Whereas plants that were damaged on L1 and L4 had similar defense compound levels in L7, plants damaged at L1 had significantly higher concentrations of all terpenoids and higher gland densities in L6 compared with plants damaged on L4 (df = 2, p < 0.006) (Supplementary Figure S2).
Caterpillar damage caused to L4 did not differ among the treatment groups (damage means per treatment varied between 4.07 ± 0.62 and 5.11 ± 1.22 cm2) (F2,28= 0.412, p < 0.67).
Fourteen days after caterpillar damage ceased, damaged plants still had significantly higher defense compound levels in their youngest leaves compared with the youngest leaves of control plants (Figure Figure22). The levels of gossypol and hemigossypolone were significantly lower in youngest leaves analyzed 14 days after damage ceased compared with the levels in youngest leaves analyzed 7 days or immediately after damage cessation. The level of heliocides did not significantly decrease in the youngest leaves over time. Control and damaged plants showed similar gland densities 7 days after caterpillar damage (Supplementary Figure S3).
Concentrations of gossypol and hemigossypolone strongly decreased in the induced L7 with time and were already significantly lowered 7 days after caterpillar damage ceased. In contrast, heliocide levels in induced L7 did not decrease over time and did not differ significantly from heliocide levels in current youngest leaves after 14 days. Gland densities decreased quickly in L7 (Supplementary Figure S3). Gland densities showed a strong, non-significant trend to decrease with time (Supplementary Figure S3).
Plants that were induced with JA in the field showed comparable but less pronounced patterns (Supplementary Figure S4). Seven days after induction, all plants still had significantly higher defense compound levels in their actual youngest leaves compared to youngest leaves of control plants. Such differences were still significant 14 days after induction, albeit at a much smaller scale.
The extent of leaf damage differed significantly among different infestation treatments (Kruskal–Wallis; H = 49.7, df = 4, p < 0.001) (Table Table11). Using Wilk’s lambda statistic, MANOVA showed a significant effect of damage treatments on defense compound production and gland densities (Λ = 0.22, F16,147= 5.87, p < 0.001). In general, plants infested by nine caterpillars for 2 days or one caterpillar for 7 days showed the highest amount of leaf damage and the highest average expression of individual defense parameters followed by plants damaged for two days by three or one caterpillars (Table Table11; Supplementary Table S1).
Plotting the defense parameter expression against leaf damage revealed a generally positive, but highly variable, relationship, especially at lower damage levels (Figure Figure33). The best model fit for all defense parameters was achieved by the single rectangular two parameter hyperbola model on ln-transformed defense quantities. Based on this model, defense parameter quantities correlate positively to leaf damage up to a certain level (~2.5 cm2 of leaf area removed), eventually reaching a plateau (Figure Figure33, Supplementary Figure S5).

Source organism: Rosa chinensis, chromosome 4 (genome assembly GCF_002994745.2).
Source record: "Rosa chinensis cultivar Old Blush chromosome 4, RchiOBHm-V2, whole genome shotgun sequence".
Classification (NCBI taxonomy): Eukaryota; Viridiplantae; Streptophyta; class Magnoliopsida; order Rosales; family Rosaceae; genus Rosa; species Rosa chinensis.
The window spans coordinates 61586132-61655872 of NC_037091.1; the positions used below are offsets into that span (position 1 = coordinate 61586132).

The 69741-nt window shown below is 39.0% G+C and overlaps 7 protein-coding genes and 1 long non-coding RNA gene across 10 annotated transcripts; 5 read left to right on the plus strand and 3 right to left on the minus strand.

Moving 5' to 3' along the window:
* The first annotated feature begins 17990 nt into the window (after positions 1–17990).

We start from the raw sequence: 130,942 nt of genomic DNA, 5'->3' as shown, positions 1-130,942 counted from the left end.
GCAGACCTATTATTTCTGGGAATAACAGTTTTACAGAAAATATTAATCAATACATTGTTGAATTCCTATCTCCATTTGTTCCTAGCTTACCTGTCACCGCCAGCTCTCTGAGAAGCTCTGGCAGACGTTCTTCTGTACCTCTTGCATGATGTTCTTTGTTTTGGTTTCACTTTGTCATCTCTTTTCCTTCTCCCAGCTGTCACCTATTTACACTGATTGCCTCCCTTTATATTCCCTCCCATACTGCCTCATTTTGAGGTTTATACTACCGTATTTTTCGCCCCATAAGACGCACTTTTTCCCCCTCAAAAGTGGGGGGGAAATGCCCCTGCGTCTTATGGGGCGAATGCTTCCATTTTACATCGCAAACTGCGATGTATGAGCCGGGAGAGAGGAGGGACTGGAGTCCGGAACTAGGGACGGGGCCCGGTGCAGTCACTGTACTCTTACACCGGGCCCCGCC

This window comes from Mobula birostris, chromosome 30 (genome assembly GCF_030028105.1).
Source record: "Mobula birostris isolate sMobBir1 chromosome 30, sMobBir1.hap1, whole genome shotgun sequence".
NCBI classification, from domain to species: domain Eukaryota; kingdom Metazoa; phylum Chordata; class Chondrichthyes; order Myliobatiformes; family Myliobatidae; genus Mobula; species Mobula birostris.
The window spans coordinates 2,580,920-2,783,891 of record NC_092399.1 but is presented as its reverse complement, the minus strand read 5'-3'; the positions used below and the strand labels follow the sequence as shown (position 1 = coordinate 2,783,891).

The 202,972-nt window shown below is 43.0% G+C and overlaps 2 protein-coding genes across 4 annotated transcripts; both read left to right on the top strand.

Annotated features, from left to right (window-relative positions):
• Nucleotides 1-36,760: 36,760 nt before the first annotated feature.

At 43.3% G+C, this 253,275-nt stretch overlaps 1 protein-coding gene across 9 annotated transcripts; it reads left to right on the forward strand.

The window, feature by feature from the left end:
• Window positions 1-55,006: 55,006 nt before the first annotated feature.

In general, we found that youngest cotton leaves, which are considered having a higher photosynthetic and physiological value than old leaves (Harper, 1989; Coleman and Leonard, 1995), showed the highest defense levels under spatially and temporally varying caterpillar damage. Furthermore, cotton plants were able to fine-tune defense levels in their youngest leaves with regard to damage intensity, i.e., varying herbivory levels. Thus, the organization of induced terpenoid leaf defenses in cotton confirms key assumptions of the ODT. This is in accordance with earlier studies on non-volatile terpenoids where cotton plants were exposed to uniform damage treatments (Bezemer et al., 2004; Chen et al., 2008; Opitz et al., 2008; Hagenbucher et al., 2013b). However, cotton leaf defense can also be affected by other environmental factors, e.g., nitrogen or water levels (Coviella et al., 2002; Chen et al., 2008; Luo et al., 2008; Olson et al., 2009), and so other concepts such as the carbon:nutrient balance hypothesis (Bryant et al., 1983) or the plant-stress hypothesis (White, 1969; Rhoades, 1983) may also be taken into account for a better understanding of defense allocation patterns in cotton.
Terpenoid concentrations and gland densities of the youngest leaves (L7) of damaged plants were not affected by spatially varying damage. However, we found that defense levels of slightly older leaves (L5, L6) were affected by damage location because levels of most terpenoids as well as gland densities were higher in L5 and L6 if plants were damaged on L1 compared with plants damaged on L4. Under spatially varying damage, both G. barbadense and G. hirsutum, showed similar induction patterns, indicating that our findings may be applicable across domesticated Gossypium species. Defense distribution within plants is often governed by the plants vascular architecture. Jones et al. (1993), for example, found that every fifth leaf of single-leader cottonwood saplings shares vascular connections. Hence, damage to L5 of a sapling leads to induction of L10 but not to induction of adjacent leaves. In many plants, translocation of leaf compounds was found to occur mainly among leaves which are in an approximate vertical row (orthostichy) (Roach, 1939; Viswanathan and Thaler, 2004). Cotton exhibits a 3/8, 2/5, or 1/3 phyllotaxis (i.e., leaves with a distance of 8, 5, or 3 leaf positions align vertically) (Hector, 1936). In our case, G. hirsutum and G. barbadense L1 and L6 leaves aligned vertically and thus exhibited a 2/5 phyllotaxis. The finding that damage on L1 leads to higher defense compound allocation to L6 might thus be partially attributed to vascular connections between L1 and L6.